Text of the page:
- Data center environmental control
Data center environmental control is the methodology of maintaining temperature, humidity, and other physical quantities of air in a limited range to allow the IT equipment housed in a data center to perform optimally throughout its lifespan.
Typically a concept discussed in regard to data centers, air flow management is a strategy that addresses the need to improve data center equipment cooling efficiency by preventing the recirculation of hot air exhausted from IT equipment and reducing bypass airflow.
Data centers house IT equipment recommended (by IT vendors) to operate within certain temperature ranges (70-75 degrees Fahrenheit). Also the American Society of Heating Refrigeration and Air Conditioning Engineers (ASHRAE) sets recommended temperatures (68-77 degrees Fahrenheit) and allowable (59-90 degrees Fahrenheit) temperature ranges guidelines for IT equipment.
Often today, with the ever growing information processing densities, data center servers continually run the risk of producing heat that goes well beyond these guidelines, even when using (the now commoditized) precision cooling units.
Overheating of data center equipment can result in:
- Reduced server performance or total non-functionality due to re-circulated, hot exhaust air from IT equipment finding its way into an IT inlet.
- Precision cooling equipment being set at temperatures lower than recommended due to air stratification or the layering of different temperature air masses in the data center.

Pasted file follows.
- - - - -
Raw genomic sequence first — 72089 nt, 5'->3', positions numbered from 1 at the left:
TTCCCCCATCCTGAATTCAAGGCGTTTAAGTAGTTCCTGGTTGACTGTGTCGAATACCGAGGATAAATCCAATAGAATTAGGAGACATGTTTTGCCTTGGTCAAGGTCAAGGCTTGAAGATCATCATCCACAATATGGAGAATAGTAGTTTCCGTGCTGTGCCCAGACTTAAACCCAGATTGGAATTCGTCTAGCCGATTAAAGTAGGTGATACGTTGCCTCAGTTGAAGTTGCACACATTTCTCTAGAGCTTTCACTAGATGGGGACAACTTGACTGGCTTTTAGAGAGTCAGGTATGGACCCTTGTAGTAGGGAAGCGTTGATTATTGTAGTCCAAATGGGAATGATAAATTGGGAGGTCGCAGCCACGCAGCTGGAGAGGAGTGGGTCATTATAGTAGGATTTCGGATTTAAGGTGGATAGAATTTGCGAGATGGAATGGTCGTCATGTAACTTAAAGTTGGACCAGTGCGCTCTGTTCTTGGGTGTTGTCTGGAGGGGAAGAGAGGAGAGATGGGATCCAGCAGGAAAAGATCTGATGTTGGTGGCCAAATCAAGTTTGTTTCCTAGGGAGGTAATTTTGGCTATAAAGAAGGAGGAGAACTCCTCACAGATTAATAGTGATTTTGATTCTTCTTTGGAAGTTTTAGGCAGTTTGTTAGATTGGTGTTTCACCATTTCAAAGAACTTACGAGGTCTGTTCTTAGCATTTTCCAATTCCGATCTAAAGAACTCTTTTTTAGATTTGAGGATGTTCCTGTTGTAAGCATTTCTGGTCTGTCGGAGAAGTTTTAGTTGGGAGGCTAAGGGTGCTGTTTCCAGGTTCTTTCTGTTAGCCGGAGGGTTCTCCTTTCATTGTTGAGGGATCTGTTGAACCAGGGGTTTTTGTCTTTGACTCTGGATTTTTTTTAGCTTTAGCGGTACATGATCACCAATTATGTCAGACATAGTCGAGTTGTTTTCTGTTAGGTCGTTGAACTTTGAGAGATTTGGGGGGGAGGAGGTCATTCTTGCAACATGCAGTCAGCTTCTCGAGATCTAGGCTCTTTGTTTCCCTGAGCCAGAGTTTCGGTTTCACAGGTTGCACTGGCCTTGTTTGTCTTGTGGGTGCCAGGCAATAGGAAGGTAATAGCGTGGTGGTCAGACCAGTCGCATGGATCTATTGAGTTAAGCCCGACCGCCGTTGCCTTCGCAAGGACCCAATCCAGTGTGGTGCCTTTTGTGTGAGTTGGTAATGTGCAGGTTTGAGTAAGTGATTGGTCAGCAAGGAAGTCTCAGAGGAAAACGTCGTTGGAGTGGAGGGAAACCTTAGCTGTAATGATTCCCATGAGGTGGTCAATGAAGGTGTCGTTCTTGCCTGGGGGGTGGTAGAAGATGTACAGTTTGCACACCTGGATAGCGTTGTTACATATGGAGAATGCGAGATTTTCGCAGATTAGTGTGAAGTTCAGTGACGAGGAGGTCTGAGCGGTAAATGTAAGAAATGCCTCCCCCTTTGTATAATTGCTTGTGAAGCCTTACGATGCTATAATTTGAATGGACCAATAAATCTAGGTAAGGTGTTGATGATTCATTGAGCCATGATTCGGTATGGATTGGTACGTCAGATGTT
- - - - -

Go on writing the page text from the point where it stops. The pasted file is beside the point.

- Minimization of, rather than precision cooling efficiencies due to by-pass air (the remixing of the cool supply air and exhausted air that becomes part of the return air stream)
Air flow management strategies can best be applied through rack hygiene and hot aisle containment measures. That is, creating stop gap fittings that plug air leaks around the wires protruding from server rack levels and designing equipment that attaches to the back and top of each server rack. The attached equipment re-directs as much of the hot air exhausted from the server as possible up and away from the IT equipment.
Blanking plates and other fittings around the edge, top and floor or the rack are used to manage air intake so that only air from the cold aisle reaches equipment intakes, and to prevent leakage of exhaust air back into the intake area within the cabinet. Fans on the top or rear doors of the cabinet ensure a negative pressure for exhaust air coming out of equipment. Effective airflow management prevents hot spots, especially common in the top spaces of a rack, and allows the temperature of cold aisles to be raised.
Hot/Cold Aisle Containment
Containment of hot or cold aisles or ducting hot air from cabinets is intended to prevent air temperatures being mixed within server rooms. Generally rows of cabinets will be placed facing each other so that cooling air going to equipment cabinets can reach the equipment air intakes at the temperature set point for the room.
When cold intake air is separated from hot exhaust air, cooling equipment can operate more efficiently and can be safely set to use higher temperatures with less dehumidification than if cold and hot air was being mixed within a server room. This is because chillers, computer room air handlers, heat transfer devices, and air-side economizers work most efficiently with a high differential between outside temperatures and the hot air being cooled.
- Server Room Environment Monitoring System
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